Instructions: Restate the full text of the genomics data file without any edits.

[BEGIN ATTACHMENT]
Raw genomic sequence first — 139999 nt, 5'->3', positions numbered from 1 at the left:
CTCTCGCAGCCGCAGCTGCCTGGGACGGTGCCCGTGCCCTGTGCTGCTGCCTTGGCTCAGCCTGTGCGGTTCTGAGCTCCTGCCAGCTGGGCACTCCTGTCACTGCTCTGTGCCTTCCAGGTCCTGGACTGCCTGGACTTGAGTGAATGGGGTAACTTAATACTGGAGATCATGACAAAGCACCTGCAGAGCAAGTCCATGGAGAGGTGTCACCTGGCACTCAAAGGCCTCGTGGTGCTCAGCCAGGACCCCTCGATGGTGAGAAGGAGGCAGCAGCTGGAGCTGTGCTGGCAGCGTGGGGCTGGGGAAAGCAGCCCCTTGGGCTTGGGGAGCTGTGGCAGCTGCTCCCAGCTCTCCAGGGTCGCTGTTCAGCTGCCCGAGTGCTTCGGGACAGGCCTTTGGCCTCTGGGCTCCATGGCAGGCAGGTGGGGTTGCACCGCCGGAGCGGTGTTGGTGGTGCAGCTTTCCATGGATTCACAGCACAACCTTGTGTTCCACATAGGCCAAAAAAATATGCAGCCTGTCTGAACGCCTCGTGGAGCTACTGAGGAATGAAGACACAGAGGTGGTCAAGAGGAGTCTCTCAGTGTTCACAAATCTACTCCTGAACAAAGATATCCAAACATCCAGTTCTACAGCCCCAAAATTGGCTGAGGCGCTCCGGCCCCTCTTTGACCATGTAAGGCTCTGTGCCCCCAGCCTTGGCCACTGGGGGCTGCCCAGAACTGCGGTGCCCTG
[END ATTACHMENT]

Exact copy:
Raw genomic sequence first — 139999 nt, 5'->3', positions numbered from 1 at the left:
CTCTCGCAGCCGCAGCTGCCTGGGACGGTGCCCGTGCCCTGTGCTGCTGCCTTGGCTCAGCCTGTGCGGTTCTGAGCTCCTGCCAGCTGGGCACTCCTGTCACTGCTCTGTGCCTTCCAGGTCCTGGACTGCCTGGACTTGAGTGAATGGGGTAACTTAATACTGGAGATCATGACAAAGCACCTGCAGAGCAAGTCCATGGAGAGGTGTCACCTGGCACTCAAAGGCCTCGTGGTGCTCAGCCAGGACCCCTCGATGGTGAGAAGGAGGCAGCAGCTGGAGCTGTGCTGGCAGCGTGGGGCTGGGGAAAGCAGCCCCTTGGGCTTGGGGAGCTGTGGCAGCTGCTCCCAGCTCTCCAGGGTCGCTGTTCAGCTGCCCGAGTGCTTCGGGACAGGCCTTTGGCCTCTGGGCTCCATGGCAGGCAGGTGGGGTTGCACCGCCGGAGCGGTGTTGGTGGTGCAGCTTTCCATGGATTCACAGCACAACCTTGTGTTCCACATAGGCCAAAAAAATATGCAGCCTGTCTGAACGCCTCGTGGAGCTACTGAGGAATGAAGACACAGAGGTGGTCAAGAGGAGTCTCTCAGTGTTCACAAATCTACTCCTGAACAAAGATATCCAAACATCCAGTTCTACAGCCCCAAAATTGGCTGAGGCGCTCCGGCCCCTCTTTGACCATGTAAGGCTCTGTGCCCCCAGCCTTGGCCACTGGGGGCTGCCCAGAACTGCGGTGCCCTG